It shows how dismally un-Baptist we Baptists have become that this isn’t the standard practice for all of the many Baptist members of Congress. (Particularly since, as James McGrath recently noted, swearing on a Bible means taking an oath on a book that forbids oath-taking.)

• Jackson County (Ky.) Sheriff Denny Peyman says interpretation is for the wicked:

“If you take out part — it’s kind of like the Bible — either you believe it or you don’t believe it,” he insisted. “The Constitution, either you believe it or you don’t. Either you live by it or you don’t.”

Peyman assumes that anybody who doesn’t understand the Constitution or the Bible exactly as he does cannot be interpreting it differently — because he “believes” that neither needs to be interpreted. So anyone who disagrees with him about the Constitution or the Bible must not “believe” in them.

This is why Denny Peyman should not be trusted to read the Constitution, or the Bible. Or even a phone book.

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  • Lori

    Yes, Left Behind as textbook.  

    Is it better or worse that it’s actually the movie adaptation of Left Behind as textbook? On one hand, as we discussed the movie is actually better than the book. On the other hand a school actually assigning a movie instead of the book on which it’s based seems, let’s just say, pedagogically suspect.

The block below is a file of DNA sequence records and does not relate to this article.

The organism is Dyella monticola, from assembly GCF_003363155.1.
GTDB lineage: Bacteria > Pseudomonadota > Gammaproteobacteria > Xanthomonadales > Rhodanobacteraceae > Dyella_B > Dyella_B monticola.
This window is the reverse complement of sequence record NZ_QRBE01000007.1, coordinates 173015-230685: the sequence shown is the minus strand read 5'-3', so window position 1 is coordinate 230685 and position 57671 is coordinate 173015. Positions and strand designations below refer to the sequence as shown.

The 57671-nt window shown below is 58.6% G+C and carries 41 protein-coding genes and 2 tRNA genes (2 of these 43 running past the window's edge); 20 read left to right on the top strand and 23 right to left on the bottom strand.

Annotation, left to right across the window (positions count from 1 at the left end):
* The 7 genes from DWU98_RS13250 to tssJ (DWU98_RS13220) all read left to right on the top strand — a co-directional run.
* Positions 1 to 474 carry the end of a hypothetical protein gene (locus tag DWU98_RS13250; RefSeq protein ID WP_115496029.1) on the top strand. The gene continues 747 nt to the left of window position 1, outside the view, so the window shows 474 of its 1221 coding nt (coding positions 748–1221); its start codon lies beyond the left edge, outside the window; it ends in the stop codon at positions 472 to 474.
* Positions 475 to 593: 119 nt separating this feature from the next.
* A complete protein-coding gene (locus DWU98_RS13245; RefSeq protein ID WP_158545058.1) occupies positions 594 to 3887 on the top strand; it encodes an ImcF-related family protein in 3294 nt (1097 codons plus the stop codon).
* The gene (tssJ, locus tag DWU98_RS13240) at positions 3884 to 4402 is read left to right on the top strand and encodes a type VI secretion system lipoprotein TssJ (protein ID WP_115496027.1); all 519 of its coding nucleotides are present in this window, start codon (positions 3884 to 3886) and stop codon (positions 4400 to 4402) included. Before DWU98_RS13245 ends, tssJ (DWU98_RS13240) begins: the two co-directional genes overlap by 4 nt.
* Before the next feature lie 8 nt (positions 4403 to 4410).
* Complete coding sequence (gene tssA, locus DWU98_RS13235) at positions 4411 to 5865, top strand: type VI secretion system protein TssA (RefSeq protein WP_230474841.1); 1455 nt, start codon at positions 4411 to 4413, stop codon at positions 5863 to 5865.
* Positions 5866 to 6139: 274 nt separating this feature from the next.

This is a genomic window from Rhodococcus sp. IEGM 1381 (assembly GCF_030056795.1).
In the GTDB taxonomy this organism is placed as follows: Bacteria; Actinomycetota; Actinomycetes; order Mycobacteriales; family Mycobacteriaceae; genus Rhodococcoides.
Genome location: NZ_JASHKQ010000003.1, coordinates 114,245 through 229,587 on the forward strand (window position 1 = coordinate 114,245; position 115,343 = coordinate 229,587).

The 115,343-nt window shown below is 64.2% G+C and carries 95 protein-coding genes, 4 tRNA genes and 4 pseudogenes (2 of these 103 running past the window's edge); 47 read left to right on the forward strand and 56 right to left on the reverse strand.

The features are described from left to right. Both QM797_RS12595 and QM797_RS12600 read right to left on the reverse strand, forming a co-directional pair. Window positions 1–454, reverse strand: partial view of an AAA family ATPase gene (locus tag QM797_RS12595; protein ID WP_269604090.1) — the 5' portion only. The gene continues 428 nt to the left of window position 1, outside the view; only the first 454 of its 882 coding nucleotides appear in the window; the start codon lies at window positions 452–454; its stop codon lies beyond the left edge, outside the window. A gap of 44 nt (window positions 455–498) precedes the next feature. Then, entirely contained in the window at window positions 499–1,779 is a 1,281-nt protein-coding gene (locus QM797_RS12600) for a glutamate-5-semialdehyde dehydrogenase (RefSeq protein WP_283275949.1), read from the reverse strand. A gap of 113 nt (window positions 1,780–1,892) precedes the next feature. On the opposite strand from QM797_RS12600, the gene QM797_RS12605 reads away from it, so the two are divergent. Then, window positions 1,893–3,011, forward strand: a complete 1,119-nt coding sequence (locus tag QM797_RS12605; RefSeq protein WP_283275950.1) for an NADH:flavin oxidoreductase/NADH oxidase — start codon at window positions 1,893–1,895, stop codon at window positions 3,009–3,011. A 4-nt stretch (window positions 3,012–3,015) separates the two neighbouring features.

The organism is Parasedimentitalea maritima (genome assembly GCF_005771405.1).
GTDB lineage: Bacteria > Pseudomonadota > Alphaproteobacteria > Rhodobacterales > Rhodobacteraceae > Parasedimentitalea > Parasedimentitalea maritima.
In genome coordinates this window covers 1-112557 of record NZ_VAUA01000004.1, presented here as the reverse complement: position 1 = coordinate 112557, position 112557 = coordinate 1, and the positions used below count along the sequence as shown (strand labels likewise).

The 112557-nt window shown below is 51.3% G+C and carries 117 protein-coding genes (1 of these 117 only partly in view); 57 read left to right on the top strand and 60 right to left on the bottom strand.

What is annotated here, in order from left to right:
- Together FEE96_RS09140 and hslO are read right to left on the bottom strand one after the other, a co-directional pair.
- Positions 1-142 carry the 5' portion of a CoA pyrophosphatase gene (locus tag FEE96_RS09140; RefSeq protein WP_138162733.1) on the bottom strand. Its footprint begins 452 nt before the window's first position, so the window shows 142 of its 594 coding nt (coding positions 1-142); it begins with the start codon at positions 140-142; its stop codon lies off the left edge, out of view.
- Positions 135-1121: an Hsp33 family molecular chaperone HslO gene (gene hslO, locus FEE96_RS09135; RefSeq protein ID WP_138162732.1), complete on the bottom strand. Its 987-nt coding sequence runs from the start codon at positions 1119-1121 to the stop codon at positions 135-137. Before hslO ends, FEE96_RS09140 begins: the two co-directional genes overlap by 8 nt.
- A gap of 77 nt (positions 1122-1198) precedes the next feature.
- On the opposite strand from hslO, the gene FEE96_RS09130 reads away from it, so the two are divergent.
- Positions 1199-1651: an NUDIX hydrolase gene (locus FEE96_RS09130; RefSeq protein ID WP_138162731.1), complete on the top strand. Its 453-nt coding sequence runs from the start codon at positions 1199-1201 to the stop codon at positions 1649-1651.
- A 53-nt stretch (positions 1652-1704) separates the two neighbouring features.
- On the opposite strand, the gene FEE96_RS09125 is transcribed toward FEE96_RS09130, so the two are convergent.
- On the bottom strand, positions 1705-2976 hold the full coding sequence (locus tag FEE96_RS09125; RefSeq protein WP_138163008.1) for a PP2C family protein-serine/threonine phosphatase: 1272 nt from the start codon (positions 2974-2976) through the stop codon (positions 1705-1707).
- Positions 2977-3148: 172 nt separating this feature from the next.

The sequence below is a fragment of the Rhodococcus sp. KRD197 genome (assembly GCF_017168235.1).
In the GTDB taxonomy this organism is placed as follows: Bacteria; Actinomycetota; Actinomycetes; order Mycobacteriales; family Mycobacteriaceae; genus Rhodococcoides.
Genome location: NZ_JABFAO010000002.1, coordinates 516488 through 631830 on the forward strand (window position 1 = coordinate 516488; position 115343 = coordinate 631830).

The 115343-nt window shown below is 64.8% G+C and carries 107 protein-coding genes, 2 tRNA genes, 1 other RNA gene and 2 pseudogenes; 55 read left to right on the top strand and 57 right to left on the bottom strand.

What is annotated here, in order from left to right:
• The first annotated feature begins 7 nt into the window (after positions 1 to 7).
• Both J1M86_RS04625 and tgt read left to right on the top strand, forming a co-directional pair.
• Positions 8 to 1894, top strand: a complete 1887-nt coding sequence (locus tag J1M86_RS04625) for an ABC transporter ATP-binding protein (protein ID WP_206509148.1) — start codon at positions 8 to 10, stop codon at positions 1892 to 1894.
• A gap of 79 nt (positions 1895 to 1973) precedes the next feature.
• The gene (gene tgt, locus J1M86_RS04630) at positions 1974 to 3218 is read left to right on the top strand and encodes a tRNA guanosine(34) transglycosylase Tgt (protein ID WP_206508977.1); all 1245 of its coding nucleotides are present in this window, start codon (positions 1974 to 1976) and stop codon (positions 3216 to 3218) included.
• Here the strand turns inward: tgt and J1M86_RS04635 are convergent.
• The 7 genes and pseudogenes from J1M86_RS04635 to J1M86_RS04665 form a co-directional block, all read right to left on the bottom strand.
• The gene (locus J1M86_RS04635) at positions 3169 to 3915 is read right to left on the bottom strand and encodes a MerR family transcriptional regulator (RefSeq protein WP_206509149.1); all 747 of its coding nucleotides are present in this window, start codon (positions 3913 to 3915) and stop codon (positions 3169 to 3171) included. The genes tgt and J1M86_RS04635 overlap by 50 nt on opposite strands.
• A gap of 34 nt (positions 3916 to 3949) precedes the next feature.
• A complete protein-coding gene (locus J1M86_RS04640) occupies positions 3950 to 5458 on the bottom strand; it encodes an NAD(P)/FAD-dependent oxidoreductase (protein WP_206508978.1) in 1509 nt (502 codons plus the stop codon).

For those interested in the horror that is the Christianist domination of the Texas public education system, PBS is airing the documentary The Revisionaries on Independent Lens this week. It’s about the crap that Texas is doing to school textbooks. (Spoiler alert: if your child’s school uses textbooks approved by the Texas board you might want to think long & hard about making other educational arrangements or becoming That Parent who hecters the local school board until shit changes.)

    Website for the film:




    If a shiver doesn’t go up your spine at the last words in that trailer (Sure they were. We don’t know.) you haven’t been paying attention to what’s been going on in this country for the last few decades.

  • hidden_urchin

    I give up. My state isn’t worth saving. I hope the FEMA black helicopters come soon and put us all out of our misery.


  • Carstonio

    In fairness to Sinema, “atheist” and “religiously unaffiliated” are indeed two separate things. An atheist could still have a religious affiliation, such as Unitarian Universalism, and an unaffiliated person could believe in the existence of one or more gods. In practice, most people in the former category probably also belong in the second one. I don’t know if the reverse is true – perhaps many in the second category don’t even thing about religion or the question of whether gods exist.